Covid-19 is Global and So Are We: A Global Pandemic Needs a Global Response
DR. TODD M. JOHNSON
PROFESSOR OF GLOBAL CHRISTIANITY AND MISSION
Our world is infected. With over 2.4 million cases (as of April 20), Covid-19 is found in nearly every country of the world. Many politicians and economists have put forth plans for tackling this pandemic, yet have overlooked the reality that defeating a global virus requires a global approach. A recent New York Times article highlighted the essential global nature of coronavirus research. While politicians lock up their borders, scientists have been creating an unprecedented global collaborative network. Researchers around the world have been sharing data, with concerns over academic credit set aside for the time being. In this context, for example, researchers like Dr. Francesco Perrone, who is leading a coronavirus clinical trial in Italy, remarked,
“‘I never hear scientists — true scientists, good quality scientists — speak in terms of nationality. My nation, your nation. My language, your language. My geographic location, your geographic location. This is something that is really distant from true top-level scientists.’” (New York Times, 14 April 2020)
This kind of a language reminds me of the interconnected nature of global Christianity. While nationalism is on the rise around the world, Christians share a primary global identity in that they belong first and foremost to a global family. This implies a special responsibility to Christian communities in the global North now that the virus is spreading in the global South (67% of all Christians live there). Most of the health and medical resources are in the global North, and poorer countries are already finding it difficult to procure PPEs and important medicines. In some cases, they have been outbid by wealthy countries. That is dangerous territory for Christians because there is no more prominent theme in the Scriptures than care for the poor. While Christians in the North should take care of their own, now is the time to anticipate its further spread in the South and to do something about it. Africa, home to 667 million Christians, is of particular concern. Ironically, the global North is serviced by large numbers of medical professionals from the global South.
“A global ‘brain drain’ of medical professionals to richer countries has left developing nations in Africa, Southeast Asia, Latin America, and elsewhere without tens of thousands of highly skilled workers. Some 30 percent of doctors in the United States, and one-third of those in the United Kingdom, were foreign-born as of 2016, according to the Organization for Economic Cooperation and Development.” (New York Times, 18 April 2020)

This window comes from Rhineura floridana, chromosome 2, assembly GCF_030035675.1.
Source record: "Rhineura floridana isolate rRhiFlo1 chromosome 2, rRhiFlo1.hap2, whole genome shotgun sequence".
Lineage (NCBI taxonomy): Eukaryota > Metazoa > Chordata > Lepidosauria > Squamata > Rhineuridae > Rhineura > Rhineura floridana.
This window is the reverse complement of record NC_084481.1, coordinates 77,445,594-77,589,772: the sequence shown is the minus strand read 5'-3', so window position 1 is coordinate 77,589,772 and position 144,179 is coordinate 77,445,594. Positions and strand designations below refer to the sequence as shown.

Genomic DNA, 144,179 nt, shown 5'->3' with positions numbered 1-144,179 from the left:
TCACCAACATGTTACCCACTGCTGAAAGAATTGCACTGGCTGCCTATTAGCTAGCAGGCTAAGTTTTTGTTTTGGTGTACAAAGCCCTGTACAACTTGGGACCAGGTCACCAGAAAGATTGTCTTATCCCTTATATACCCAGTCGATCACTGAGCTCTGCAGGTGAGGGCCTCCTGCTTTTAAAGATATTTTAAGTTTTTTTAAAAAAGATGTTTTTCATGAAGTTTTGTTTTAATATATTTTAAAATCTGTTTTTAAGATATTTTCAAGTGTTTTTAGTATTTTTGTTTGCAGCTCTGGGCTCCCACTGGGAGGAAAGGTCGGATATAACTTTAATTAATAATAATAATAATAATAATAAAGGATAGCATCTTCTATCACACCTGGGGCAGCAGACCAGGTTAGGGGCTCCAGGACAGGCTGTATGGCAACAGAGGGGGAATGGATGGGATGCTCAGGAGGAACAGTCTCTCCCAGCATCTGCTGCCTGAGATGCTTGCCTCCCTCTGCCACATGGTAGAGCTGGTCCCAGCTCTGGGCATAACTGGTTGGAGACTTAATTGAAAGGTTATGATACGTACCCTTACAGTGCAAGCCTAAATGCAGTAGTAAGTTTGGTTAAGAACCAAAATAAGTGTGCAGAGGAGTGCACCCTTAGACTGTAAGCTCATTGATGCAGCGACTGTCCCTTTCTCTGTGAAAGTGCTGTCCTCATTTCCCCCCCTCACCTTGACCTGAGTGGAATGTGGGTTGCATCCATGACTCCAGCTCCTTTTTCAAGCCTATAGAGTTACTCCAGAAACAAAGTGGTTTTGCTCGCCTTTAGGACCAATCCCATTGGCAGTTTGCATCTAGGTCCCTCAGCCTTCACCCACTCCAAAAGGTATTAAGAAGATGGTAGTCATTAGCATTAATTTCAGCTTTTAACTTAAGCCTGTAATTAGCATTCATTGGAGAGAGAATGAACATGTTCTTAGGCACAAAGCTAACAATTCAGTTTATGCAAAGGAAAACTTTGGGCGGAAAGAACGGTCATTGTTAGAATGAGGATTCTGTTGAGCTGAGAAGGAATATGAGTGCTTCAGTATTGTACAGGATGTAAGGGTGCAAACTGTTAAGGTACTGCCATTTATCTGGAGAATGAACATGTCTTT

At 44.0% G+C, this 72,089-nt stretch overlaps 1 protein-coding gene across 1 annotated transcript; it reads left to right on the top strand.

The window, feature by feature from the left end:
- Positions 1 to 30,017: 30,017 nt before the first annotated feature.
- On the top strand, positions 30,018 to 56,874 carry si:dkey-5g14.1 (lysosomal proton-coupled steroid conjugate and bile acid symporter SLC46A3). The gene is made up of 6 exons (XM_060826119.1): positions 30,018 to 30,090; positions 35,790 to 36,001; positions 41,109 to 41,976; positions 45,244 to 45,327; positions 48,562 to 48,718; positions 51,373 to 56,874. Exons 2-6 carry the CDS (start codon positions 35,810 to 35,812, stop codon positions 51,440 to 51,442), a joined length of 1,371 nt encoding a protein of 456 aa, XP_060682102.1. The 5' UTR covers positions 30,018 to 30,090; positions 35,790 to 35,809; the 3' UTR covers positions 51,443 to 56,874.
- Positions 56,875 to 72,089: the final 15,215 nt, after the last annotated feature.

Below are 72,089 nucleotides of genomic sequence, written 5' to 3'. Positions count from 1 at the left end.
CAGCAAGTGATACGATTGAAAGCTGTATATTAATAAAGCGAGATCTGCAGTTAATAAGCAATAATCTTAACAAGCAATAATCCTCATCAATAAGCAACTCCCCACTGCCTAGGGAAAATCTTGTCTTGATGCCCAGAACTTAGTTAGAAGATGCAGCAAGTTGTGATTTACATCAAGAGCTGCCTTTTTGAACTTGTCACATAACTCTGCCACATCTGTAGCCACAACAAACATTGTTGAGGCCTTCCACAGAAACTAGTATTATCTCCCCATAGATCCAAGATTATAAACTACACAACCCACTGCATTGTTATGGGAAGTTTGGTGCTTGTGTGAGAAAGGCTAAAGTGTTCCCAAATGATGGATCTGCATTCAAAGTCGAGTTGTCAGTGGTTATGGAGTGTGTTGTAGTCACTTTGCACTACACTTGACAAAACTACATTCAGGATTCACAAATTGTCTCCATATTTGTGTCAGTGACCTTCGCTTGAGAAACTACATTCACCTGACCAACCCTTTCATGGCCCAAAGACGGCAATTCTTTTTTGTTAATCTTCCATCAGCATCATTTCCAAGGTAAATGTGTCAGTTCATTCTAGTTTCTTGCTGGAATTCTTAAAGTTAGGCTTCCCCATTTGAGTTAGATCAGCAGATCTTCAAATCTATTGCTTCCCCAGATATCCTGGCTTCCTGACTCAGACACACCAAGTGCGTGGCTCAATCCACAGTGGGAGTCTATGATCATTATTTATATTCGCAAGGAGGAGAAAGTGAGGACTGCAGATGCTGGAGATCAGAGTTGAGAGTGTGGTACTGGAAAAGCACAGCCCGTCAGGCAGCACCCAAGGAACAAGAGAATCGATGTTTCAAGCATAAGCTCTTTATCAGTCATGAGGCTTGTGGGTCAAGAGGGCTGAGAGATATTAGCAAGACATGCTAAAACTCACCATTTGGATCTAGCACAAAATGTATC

Many of these doctors are now needed back home but are unable to travel during the pandemic. And many are Christians who are now grief-stricken to be so far from friends and family at the time of their greatest need.
Another challenge is escalating conspiracy theories and cures, many touted in Christian social media circles. These range from Bill Gates creating the virus to vaccinate everyone to suggesting the ingestion of colloidal silver to cure the disease. Many Christians seem to have a disproportionate fascination with conspiracy theories and simple cures. In addition, many are drawn to nationalistic behavior such as blaming other countries for the pandemic. But all this runs against the grain of global Christian identity. We are people of the planet, not advocates for countries, languages, denominations, or any other identity. Furthermore, we have a long history of alignment with the worldwide scientific community (Christianity Today, 17 April 2020). Fortunately, reputable global news sources such as the New York Times, the Economist, the BBC, and many others have documented and debunked many of these theories. Snopes.com has been overwhelmed with thousands of requests.
Where will the global Christian community come out in this? Many people are posting references to how Christians in the Roman Empire cared for the sick and how that helped Christianity grow. (Over 50 Catholic priests died from the virus in Italy, many while serving their parishes.) Will a global pandemic receive a global response, or will Christians be at the mercy of 200 different national governments and 45,000 different Christian denominations? How Christians navigate this global crisis will say a lot about how closely we follow our global savior’s admonitions.